Grateful for My Family Bush

November is one of my favorite times to be on Facebook.  All throughout the month, people post their “thankfuls” each day.  Because I like to be slightly rebellious about some times (while being a joiner at other times), I do not participate in most things that I am told to do on Facebook.  I do not tell the color of my bra even though I am very much in favor of breast cancer awareness initiatives.  And I do not post daily thankfuls during November.

This morning, though, I awoke with a mind full of what I would say if I were to post the things that I am thankful for each day, and essentially this blog post started to write itself.  These are the types of “racing mind” moments for which this blog was created.  The verbal or written vomit of these ideas flowing from my head will then clear the mind so that it can do the tasks of the day.

I am thankful for my family bush.

While others still have a traditional family tree, many of us now have a family bush instead.  The painful world in which we live has made the family bush more common.  What I mean by this is that, instead of the traditional branches that connect neatly together from one family line into the next, we now see bundles of family lines intersecting due to death, divorce, remarriage, and single parenting.  While there is pain involved in this, there is also redemption.  My husband (a preacher-man) recently preached a sermon about why God hates divorce.  One of the reasons that God hates divorce is that it breaks the image of marriage.  God intended marriage for good; divorce breaks covenant not only between the two involved but also with God Himself.  But my huz is quick to point out that God realizes that, in our human state, divorce will happen because of sin in our world.  When that happens, God has a plan of redemption.

As much as family bushes represent the pain that has occurred in the lives of those who have them, they can also be seen as a symbol of the redemption that can, or possibly has, taken place in those lives.  This is so true in my own family bush!  When one would look at my entire family bush, there is a lot of redemption to be seen.  I am the oldest of eight “kids,” but there are two other “oldests” (we all happen to be girls too!) in my bush because they are the oldest child in their nuclear family.  My brother Marc and I were born to Paul and Von before their divorce.  Paul married Maggie, and they have three children who are my half-siblings.  Von married Rick.  Von passed away.  Rick married Janet who had been married previously and had three children who are my step-siblings.  The bush grows when we start adding the aunts, uncles, and grandparents who are all included because of these life interruptions.  I am blessed by each person who is a part of this bush.  They enrich my life and have played a part in who I am today.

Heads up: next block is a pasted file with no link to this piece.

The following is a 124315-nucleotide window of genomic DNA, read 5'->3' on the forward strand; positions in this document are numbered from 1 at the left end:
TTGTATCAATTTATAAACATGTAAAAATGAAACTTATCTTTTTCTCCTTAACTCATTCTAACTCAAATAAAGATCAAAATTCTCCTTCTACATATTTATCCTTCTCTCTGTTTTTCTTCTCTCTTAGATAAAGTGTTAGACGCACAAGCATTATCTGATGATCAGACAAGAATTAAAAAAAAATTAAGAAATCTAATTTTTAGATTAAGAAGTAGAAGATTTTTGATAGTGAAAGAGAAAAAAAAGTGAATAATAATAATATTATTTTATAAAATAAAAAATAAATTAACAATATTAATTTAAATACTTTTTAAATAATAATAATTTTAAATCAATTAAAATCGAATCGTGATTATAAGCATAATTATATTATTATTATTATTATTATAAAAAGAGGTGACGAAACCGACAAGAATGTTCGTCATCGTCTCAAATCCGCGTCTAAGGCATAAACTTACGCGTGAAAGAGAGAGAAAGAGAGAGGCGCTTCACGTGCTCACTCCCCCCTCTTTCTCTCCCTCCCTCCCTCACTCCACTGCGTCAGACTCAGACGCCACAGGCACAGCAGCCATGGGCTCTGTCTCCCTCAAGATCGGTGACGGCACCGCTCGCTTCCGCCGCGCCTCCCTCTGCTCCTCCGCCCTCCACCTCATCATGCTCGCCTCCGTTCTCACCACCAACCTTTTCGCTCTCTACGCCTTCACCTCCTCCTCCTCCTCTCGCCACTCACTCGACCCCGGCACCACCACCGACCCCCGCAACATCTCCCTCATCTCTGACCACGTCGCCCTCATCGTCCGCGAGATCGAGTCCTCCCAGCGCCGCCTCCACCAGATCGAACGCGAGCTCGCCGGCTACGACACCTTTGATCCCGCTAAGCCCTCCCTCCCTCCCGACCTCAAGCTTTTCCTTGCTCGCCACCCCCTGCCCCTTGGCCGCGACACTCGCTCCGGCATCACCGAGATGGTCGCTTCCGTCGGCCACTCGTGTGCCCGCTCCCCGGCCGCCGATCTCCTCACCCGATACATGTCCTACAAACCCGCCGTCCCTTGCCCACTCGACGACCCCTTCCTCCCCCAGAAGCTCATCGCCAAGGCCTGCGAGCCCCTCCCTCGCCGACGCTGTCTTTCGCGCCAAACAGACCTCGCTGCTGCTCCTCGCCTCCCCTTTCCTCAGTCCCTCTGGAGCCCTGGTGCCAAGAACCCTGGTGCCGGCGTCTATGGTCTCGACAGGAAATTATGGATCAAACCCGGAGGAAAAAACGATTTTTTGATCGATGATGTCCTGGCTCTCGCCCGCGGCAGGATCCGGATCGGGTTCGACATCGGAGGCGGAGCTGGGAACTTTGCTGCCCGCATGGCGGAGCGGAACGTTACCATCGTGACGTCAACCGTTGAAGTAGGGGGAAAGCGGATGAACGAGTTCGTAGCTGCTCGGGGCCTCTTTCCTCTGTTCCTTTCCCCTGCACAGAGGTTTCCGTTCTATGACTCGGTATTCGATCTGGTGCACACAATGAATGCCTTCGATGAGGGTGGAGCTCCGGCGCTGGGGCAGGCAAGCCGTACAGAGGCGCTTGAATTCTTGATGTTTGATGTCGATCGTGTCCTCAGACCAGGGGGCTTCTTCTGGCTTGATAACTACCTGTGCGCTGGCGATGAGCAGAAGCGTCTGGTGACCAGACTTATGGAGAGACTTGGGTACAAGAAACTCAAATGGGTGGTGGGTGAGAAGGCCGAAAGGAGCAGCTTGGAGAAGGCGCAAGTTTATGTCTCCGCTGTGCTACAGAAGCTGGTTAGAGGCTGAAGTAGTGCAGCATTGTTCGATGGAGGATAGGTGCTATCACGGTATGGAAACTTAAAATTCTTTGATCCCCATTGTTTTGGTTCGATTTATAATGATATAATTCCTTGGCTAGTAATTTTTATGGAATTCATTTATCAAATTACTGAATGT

There is no doubt in my mind that God did not intend for there to be divorce or even death as part of our original experience.  But that design was interrupted by the very first people who did not want God’s design for their lives.  Once they had disobeyed and saw how hard life was outside of God’s design, they yearned for something more.  Generations later, God interrupted that interruption with His own plan again – Jesus.  Realizing that humans were not capable of bringing about redemption by any act of their own, God provided for redemption by sending His son into the world to die as the payment for our sins, to conquer death and raise from the death, and to ascend to heaven to be once again with His Father.  Because of God’s intentional redesign of His plan, we now have the ability to live in a redeemed state.

In my younger years, I saw my family bush as a negative image because it represented the brokenness of what had been a family tree.  For years, I focused on the negative impact that these events have in my life.  While that is a natural thing, I think that I missed out on God’s blessings for my mind in realizing that He has redeemed the situation.  The family bush does not have to be a negative image; it can be a positive image of the redemptive power of what God has done and will do through this situation.

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One response to “Grateful for My Family Bush

  1. Redeemed Bush! I LOVE this post! Thank you.


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